A sociology of Scottish football fan culture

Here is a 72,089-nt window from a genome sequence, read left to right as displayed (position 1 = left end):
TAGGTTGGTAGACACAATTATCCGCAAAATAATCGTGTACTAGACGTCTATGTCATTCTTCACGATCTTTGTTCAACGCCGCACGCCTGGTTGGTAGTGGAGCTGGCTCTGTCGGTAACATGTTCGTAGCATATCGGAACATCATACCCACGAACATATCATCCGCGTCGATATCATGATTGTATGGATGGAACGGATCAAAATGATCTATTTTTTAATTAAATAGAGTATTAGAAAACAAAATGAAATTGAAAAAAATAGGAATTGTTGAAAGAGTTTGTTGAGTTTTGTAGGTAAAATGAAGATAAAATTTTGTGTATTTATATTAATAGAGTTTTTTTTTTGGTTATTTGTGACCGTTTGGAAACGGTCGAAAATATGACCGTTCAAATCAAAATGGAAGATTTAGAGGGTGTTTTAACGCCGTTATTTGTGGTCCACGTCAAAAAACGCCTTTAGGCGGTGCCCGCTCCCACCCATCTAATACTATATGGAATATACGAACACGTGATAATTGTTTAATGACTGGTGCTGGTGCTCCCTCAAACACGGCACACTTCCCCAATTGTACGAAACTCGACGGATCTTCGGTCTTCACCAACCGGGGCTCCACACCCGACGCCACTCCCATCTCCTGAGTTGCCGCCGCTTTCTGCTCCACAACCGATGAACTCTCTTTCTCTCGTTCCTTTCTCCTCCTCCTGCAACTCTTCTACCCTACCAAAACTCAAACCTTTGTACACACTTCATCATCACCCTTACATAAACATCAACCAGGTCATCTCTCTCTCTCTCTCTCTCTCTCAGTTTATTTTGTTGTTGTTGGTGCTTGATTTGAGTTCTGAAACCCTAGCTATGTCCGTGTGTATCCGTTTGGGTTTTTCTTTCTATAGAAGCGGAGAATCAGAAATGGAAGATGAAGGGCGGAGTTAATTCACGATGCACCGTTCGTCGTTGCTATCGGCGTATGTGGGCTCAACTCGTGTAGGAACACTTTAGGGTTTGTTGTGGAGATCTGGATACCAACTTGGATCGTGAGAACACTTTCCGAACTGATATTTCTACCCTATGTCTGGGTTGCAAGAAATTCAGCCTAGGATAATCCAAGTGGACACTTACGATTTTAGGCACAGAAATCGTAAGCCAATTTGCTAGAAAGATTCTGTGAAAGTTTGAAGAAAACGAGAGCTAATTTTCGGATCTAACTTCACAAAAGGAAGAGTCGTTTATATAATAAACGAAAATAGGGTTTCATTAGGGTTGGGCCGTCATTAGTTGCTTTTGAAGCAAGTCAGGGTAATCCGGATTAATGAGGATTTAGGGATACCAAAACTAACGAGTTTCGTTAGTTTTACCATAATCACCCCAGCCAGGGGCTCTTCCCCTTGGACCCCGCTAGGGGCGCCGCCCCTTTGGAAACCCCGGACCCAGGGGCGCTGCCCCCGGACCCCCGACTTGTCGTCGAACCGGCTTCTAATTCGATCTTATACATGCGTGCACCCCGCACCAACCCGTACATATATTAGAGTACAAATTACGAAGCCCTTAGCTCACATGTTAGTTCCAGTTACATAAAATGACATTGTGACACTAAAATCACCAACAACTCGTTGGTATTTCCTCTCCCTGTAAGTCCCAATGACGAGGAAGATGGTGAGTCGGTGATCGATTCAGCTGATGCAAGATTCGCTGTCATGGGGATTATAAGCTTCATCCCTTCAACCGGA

While football is legitimately regarded as the ultimate global game, its significance to Scotland is even more exaggerated, in historical, social and cultural terms. Scots were at the forefront of 'globalising' the sport, teaching the English and other foreigners to play a highly technical and 'passing' game, only to abandon this later with characteristic complacency. Within Scotland, 'the only game' has provided its inhabitants with a cultural obsession, in which sectarian, regional and national animosities and inequalities may be contested and unsatisfactorily resolved. Consequently, the Scots are credited with gifting the world the phenomenon of 'football hooliganism', primarily at domestic club level, although the authorities latterly claim to have 'solved' such fan disorder. Upon the national stage, some argue football's social and political impacts have been markedly more pernicious, in being a dubious receptacle for the tartan-coated 'sub-nationalism' of a nation still denied a protective State. Therefore, this thesis examines the culture of these two particular, polarised categories of Scottish football fans, namely the contemporary hooligans (the 'soccer casuals') and the national team's supporters (the carnival or ambassadorial 'Tartan Army'). The thesis draws heavily upon qualitative fieldwork with these supporter groups, undertaken over the course of five years (1990-1994). To achieve this, the thesis is divided into three parts. The first part contextualises the discussion, by looking at previous explanations of football hooliganism and the extent to which these fit with initial evidence from the opposing, Scottish fan cultures. The second and third parts then introduce sustained fieldwork and analyses of these supporter groups.